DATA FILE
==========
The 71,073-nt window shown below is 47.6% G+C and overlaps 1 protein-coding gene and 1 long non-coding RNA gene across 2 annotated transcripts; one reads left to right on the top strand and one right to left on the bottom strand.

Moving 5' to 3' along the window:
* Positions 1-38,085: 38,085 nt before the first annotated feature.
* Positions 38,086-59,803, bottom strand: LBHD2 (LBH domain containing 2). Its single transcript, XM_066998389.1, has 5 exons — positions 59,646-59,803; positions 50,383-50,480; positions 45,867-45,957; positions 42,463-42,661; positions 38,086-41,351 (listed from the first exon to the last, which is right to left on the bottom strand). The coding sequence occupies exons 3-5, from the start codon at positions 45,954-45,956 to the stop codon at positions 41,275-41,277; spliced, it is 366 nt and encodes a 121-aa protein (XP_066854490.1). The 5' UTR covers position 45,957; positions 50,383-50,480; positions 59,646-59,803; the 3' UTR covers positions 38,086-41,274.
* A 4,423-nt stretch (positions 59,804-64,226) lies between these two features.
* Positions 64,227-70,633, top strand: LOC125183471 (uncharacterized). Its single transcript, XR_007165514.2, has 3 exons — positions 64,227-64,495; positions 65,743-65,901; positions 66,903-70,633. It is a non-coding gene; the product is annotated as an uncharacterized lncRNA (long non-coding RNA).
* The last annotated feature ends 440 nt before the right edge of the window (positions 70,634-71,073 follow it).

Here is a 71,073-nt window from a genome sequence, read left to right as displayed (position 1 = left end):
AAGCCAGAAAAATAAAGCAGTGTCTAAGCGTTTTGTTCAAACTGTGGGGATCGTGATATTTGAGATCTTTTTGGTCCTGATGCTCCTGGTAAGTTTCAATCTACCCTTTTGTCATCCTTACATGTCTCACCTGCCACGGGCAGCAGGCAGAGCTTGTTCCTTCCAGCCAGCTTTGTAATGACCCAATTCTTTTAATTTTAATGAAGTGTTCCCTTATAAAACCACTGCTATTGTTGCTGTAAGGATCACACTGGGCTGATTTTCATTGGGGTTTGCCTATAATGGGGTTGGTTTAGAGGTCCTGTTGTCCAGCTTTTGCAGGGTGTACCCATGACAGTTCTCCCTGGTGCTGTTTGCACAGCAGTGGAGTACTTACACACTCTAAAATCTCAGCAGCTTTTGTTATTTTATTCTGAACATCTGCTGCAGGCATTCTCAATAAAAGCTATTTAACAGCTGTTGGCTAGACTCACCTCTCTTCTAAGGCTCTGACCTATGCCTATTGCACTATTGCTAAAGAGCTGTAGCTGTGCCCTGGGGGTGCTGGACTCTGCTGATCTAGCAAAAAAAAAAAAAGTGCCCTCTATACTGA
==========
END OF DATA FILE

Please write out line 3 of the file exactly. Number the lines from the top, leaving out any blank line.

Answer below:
* Positions 1-38,085: 38,085 nt before the first annotated feature.